In a cascading, tiered merchandise display for articles such as greeting cards, there is often a problem in dividing the two display spaces at the top end of the display. Specifically, the back wall of the display usually extends well above the topmost display space; hence, it cannot properly support a divider of the type shown in either of U.S. Pat. Nos. 3,612,292 or 3,002,632. Thus, the top-most display wall must serve as the support for dividers extending to both sides of that display wall. With dividers of the type shown in U.S. Pat. Nos. 3,612,292 or 3,002,632, it is not possible to selectively locate dividers in any desired locations on opposite sides of the top display wall.
The present invention provides a new and useful divider structure for a merchandising display. The divider structure of the present invention is designed to be attached to a display wall in a number of different orientations. Moreover, the divider structure is designed to enable a pair of dividers to be attached to a single display wall, with the divider tongues located at any desired locations on opposite sides of the display wall. Thus, in a merchandise display such as a card rack, a pair of dividers can be attached to the top display wall with their divider tongues at any selected locations on both opposite sides of the display wall.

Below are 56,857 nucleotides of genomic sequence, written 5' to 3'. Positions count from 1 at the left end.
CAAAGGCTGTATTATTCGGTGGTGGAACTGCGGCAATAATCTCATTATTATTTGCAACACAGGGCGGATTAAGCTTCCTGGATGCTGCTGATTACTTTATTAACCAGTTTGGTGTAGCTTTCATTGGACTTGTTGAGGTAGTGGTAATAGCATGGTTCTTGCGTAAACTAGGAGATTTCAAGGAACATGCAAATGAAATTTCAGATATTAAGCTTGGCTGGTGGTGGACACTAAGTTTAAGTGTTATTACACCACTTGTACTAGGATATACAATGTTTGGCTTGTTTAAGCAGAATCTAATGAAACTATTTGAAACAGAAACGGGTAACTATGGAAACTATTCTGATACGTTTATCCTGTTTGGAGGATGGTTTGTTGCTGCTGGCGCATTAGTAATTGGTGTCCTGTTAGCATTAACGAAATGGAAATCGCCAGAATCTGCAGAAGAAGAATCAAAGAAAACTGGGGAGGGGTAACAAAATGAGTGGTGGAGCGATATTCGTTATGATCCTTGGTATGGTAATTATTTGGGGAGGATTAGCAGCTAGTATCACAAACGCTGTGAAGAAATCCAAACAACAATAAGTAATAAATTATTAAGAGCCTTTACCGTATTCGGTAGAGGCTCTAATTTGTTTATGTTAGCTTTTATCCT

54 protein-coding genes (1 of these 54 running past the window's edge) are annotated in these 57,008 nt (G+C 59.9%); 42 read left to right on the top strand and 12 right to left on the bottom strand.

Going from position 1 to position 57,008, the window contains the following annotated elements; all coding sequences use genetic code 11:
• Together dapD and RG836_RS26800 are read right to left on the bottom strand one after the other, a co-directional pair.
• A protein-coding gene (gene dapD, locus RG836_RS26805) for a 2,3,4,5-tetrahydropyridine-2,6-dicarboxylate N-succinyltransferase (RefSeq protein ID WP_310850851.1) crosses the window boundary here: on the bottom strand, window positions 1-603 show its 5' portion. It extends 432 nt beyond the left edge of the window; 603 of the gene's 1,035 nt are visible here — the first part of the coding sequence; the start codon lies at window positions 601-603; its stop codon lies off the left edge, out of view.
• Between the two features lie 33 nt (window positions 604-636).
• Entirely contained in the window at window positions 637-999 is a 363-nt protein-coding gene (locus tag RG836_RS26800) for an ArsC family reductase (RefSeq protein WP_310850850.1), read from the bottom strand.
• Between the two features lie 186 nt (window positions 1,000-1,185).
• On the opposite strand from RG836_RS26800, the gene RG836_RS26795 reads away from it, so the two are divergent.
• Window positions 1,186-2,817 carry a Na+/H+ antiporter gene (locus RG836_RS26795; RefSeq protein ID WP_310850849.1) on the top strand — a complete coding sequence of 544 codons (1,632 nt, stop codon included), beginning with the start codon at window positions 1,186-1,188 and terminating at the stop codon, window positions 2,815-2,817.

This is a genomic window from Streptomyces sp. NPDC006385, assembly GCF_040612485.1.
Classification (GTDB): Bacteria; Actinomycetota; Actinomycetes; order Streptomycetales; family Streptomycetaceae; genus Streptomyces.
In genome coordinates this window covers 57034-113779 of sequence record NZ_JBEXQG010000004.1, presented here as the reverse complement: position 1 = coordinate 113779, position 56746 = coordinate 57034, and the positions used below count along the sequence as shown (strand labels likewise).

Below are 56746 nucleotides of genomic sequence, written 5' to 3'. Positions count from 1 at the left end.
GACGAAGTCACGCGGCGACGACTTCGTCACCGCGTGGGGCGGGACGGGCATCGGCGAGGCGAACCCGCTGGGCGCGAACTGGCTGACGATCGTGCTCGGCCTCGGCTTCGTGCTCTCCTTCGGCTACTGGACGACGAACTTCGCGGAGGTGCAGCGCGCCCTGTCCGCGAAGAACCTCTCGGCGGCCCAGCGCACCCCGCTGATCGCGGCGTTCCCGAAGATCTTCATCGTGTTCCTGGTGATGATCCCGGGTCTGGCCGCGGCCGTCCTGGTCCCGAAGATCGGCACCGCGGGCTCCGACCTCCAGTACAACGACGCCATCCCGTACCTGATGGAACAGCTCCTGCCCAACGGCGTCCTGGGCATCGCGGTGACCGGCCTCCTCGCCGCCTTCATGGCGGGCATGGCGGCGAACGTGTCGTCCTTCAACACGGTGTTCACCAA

According to the preferred embodiment, the divider includes a divider tongue, an attachment means for attaching the divider tongue to a display wall, and a paper clip portion for securing a reorder tag. The attachment means comprises a unique H-shaped member, and the divider tongue is secured in a special offset relation to the H-shaped member. The H-shaped member and the offset divider tongue are designed to enable the divider to be secured in many orientations to the upper end of a display wall, and to enable two such dividers to be secured to the same display wall with their tongues in any desired locations on opposite sides of the display wall.
Still another unique feature of the divider is the structure and location of the paper clip for securing a reorder tag to the divider. More specifically, the divider is preferably a molded plastic article comprising essentially the divider tongue, the H-shaped attachment member and the paper clip. The paper clip includes a pair of spaced apart fingers resiliently biased toward an outer wall of the attachment member. The paper clip is designed to resiliently engage a reorder tag to positively secure the reorder tag to the divider. The paper clip is integrated into the divider in such a way as to minimize the size of the molded plastic divider and the amount of material required to make the divider.